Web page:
2.0 TDI SE First Edition 5dr
With its imposing front grille and boldly sculpted lines, the MK4 Octavia looks as if it's been milled from a solid rock. It just looks expensive, despite the crest on the bonnet nagging otherwise. Most would probably think it was a Volkswagen or an Audi and although rather closely related, these two marques will cost a good deal more than Skoda ask for the current Octavia. Only the most ignorant will still poke fun at Skoda's image. If they do, give them a ride around the block and watch them suffer at the all-you-can-eat humble pie buffet. Decently sized, the Octavia I tested - the 2.0 TDI 150 model - certainly looked more expensive than its list price and compared to most of its direct competitors looks a very tempting proposition. I think this car could definitely find a space in my garage.
Like all Octavia models so far produced, this one boasts a practical hatchback rather than the boot its stub-tailed lines may suggest. The first three generations of Octavia were renowned for possessing some of the biggest payloads in their class but this MK4 model has comprehensively trumped that, available capacity in the hatch now 600 litres with the rear seats in place. That grows to 640-litres in the alternative estate version. Kids and adults alike will find that passenger room is similarly generous - and that's important since the prodigious luggage space of older Octavias often required rear seat passengers to pay in kind. The length of today's hatch model has been teased out by another 19mm, endowing it with admirable rear legroom even when the front seats are occupied by long limbed adults. Rear headroom is better than the swooping roofline would suggest, helped in no small part by a slightly more generous seat back recline than in many such cars. The fascia feels much smarter than before. Enhancements to the switchgear, entertainment systems and trim send the cabin up in class a good few notches. There's ample room for five inside and there's even an estate version if you need more space. It really does seem more like the flagship Skoda Superb - albeit after a hot wash cycle - and feels a couple of classes removed from the next car down in the Skoda hierarchy, the Scala family hatch.
There's no shortage of poke from the 2.0-litre TDI 150 engine. This engine is good for a maximum speed of 141mph and will return a combined WLTP fuel economy figure of over 61.4mpg. It's a good environmental citizen, emitting not much more than 120g of carbon dioxide per kilometre travelled (WLTP). A less powerful 115PS version of the 2.0 TDI unit is also offered. Petrol is mounting something of a fightback after a good few years of diesel dominance and engines like the Volkswagen Group TSI units are in the vanguard. Two of these units are available with this Octavia. First comes a 110PS 1.0-litre TSI, then there's the 1.5-litre TSI unit with 150PS. This latter engine can also be had with 'eTSI' mild hybrid tech if you choose it with the optional 7-speed DSG auto gearbox. All the latest Octavias benefit from Skoda's quest to endow the chassis with Ford Focus-style driving manners. Even with the wick turned down a good few notches, it can't help but feel extremely capable when stitching a series of bends together. The steering feels like a good hydraulically assisted set-up but is in fact electro-mechanically assisted. The sophisticated multi-link rear suspension offered on the 150PS models does a great job of keeping road bumps and thumps nicely suppressed.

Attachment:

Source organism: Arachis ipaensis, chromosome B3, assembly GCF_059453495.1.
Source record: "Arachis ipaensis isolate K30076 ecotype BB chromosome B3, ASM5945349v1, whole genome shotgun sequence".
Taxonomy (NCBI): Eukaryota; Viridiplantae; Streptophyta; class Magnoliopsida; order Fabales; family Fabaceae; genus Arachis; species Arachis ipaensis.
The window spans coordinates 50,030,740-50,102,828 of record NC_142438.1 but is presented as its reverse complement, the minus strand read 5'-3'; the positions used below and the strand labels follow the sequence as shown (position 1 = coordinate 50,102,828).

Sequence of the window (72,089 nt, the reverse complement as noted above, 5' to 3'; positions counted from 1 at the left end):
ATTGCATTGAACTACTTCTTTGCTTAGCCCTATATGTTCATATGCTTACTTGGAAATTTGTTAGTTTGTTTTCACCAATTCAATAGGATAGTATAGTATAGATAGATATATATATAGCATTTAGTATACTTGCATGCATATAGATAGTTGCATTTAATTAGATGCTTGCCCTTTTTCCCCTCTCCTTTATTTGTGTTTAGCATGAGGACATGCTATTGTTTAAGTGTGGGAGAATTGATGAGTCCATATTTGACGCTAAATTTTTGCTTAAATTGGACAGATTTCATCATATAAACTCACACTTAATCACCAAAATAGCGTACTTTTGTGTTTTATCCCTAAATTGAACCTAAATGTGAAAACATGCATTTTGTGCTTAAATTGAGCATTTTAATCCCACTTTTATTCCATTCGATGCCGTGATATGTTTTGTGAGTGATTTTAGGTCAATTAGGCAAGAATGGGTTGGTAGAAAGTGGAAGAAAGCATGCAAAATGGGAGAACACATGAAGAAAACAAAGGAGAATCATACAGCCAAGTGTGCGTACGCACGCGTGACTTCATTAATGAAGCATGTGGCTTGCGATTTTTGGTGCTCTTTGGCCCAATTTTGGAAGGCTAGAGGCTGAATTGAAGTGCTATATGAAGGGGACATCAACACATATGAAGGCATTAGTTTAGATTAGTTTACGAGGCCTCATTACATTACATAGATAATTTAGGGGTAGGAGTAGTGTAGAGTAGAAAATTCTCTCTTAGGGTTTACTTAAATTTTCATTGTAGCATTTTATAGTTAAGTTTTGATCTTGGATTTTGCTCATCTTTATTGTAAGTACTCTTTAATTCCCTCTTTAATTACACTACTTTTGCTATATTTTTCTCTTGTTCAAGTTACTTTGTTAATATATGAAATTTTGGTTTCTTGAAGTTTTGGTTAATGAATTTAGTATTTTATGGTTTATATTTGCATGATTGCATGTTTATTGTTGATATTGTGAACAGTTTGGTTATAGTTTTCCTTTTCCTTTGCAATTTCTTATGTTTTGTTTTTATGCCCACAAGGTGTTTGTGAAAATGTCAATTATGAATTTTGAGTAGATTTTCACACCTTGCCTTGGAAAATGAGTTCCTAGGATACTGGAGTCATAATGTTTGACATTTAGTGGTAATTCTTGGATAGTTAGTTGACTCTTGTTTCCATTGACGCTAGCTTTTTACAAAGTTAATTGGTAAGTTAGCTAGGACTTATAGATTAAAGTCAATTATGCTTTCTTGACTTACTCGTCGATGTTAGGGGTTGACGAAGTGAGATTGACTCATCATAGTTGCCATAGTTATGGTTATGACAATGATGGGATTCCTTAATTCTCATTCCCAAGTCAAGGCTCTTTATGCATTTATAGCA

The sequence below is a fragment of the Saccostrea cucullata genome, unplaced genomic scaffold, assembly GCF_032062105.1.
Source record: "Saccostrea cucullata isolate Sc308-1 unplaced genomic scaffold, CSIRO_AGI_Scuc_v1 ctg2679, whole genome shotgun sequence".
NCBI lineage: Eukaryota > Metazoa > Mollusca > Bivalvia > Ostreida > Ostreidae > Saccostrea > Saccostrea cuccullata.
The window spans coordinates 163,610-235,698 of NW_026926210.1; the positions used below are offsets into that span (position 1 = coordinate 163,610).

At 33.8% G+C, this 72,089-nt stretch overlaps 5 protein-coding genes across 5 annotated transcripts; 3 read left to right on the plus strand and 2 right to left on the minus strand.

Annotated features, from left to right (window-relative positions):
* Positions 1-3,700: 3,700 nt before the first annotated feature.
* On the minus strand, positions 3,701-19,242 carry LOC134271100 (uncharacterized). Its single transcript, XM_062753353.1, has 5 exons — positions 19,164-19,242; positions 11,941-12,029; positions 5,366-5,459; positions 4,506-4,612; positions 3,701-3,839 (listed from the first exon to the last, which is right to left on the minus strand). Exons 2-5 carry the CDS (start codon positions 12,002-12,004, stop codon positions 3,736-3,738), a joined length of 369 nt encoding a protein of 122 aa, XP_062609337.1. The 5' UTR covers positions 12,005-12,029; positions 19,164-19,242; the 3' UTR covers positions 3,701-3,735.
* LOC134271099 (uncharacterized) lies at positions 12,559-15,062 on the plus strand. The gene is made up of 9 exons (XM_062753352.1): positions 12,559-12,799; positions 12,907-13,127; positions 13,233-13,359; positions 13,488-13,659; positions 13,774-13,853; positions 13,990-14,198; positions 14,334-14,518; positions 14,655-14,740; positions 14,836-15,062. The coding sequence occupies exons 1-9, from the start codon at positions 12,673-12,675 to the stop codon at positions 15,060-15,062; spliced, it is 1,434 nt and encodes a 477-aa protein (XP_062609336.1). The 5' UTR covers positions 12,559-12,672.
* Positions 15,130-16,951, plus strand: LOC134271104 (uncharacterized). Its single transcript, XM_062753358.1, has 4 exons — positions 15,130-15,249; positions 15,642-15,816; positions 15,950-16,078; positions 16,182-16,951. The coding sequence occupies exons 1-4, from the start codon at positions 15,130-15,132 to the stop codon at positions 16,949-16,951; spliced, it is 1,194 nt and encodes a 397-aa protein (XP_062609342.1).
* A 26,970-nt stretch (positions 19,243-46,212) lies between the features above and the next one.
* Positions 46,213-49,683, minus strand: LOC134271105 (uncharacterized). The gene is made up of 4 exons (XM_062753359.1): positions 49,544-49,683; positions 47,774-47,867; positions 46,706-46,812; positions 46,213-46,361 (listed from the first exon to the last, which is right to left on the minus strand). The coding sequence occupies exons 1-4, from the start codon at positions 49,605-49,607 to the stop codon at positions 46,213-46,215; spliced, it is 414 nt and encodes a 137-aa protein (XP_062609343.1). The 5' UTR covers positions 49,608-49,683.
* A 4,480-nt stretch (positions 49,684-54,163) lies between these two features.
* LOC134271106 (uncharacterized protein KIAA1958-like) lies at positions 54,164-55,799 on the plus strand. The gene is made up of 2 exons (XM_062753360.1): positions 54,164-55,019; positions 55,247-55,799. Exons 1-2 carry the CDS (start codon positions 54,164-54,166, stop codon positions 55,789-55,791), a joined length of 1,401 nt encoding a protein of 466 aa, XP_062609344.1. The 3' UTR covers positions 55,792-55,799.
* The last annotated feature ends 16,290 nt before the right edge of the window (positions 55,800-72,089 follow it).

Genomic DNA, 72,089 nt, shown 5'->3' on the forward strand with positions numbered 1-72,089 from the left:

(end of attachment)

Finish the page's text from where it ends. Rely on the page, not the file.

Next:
In a word, excellent, but what would you expect from Skoda? Prices mainly sit in the £22,000 to £30,000 bracket and there's a choice of either five-door or estate body styles. Buyers in search of extra traction can choose the all-wheel-drive transmission of the 4x4 models. The standard front-wheel-drive Octavia is also available with the advanced seven-speed DSG twin-clutch gearbox that has received critical acclaim on models from across the Volkswagen Group empire. Skoda can offer the usual raft of high tech gadgetry to enhance the Octavia ownership experience. The plusher models come with touch screen stereo and navigation systems with the option of a 30Gb hard disc for storing music. Owners can also connect their music players through iPod, AUX or USB connectors which allow the track listings to be displayed on screen in the car. There are high-tech parking sensors too with a visual guide on the central display screen as well as an audible warning signal.
Only the most prehistoric badge snob will turn their nose at this Octavia. It feels just as well built as a Volkswagen Golf and looks a good deal more distinguished. It's probably not a car that will appeal to younger buyers, but those that do take the plunge are unlikely to be disappointed.
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